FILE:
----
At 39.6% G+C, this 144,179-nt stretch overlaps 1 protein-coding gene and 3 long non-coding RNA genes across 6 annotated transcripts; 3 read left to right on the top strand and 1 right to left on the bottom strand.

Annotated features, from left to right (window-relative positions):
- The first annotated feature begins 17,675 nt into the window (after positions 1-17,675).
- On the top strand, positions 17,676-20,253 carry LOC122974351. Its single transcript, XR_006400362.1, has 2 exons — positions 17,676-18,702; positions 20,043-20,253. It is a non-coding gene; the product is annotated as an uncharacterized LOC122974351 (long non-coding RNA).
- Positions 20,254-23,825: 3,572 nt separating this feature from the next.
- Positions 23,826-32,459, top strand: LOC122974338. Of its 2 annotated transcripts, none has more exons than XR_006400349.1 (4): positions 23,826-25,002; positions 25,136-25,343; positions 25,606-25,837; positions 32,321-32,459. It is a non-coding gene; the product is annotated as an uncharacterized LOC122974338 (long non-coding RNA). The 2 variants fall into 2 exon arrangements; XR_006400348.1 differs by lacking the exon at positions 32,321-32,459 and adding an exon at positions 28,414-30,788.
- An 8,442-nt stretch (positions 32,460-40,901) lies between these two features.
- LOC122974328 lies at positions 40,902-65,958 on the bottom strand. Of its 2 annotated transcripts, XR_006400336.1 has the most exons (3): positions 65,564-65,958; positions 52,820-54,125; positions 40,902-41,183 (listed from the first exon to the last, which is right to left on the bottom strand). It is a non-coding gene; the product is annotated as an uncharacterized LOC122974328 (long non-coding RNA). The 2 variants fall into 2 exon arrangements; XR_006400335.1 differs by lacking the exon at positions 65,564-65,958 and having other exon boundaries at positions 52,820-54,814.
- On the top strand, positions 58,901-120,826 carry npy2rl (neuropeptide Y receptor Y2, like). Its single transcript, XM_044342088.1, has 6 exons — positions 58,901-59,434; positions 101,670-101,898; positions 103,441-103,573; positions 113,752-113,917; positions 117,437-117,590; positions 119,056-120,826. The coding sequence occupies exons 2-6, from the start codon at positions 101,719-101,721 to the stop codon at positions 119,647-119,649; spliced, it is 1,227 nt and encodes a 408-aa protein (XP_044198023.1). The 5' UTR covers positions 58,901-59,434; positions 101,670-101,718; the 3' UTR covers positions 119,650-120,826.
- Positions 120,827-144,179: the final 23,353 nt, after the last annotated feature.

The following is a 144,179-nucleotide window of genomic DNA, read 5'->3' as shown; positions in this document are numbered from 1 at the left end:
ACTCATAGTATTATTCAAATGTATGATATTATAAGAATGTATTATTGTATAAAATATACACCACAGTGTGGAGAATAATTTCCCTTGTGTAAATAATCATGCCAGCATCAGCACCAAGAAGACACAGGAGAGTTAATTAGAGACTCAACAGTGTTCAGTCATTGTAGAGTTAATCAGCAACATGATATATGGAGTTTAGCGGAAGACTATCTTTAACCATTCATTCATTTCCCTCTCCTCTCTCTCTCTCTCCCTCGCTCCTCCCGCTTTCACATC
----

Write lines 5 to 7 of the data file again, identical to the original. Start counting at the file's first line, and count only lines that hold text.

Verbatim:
- Positions 20,254-23,825: 3,572 nt separating this feature from the next.
- Positions 23,826-32,459, top strand: LOC122974338. Of its 2 annotated transcripts, none has more exons than XR_006400349.1 (4): positions 23,826-25,002; positions 25,136-25,343; positions 25,606-25,837; positions 32,321-32,459. It is a non-coding gene; the product is annotated as an uncharacterized LOC122974338 (long non-coding RNA). The 2 variants fall into 2 exon arrangements; XR_006400348.1 differs by lacking the exon at positions 32,321-32,459 and adding an exon at positions 28,414-30,788.
- An 8,442-nt stretch (positions 32,460-40,901) lies between these two features.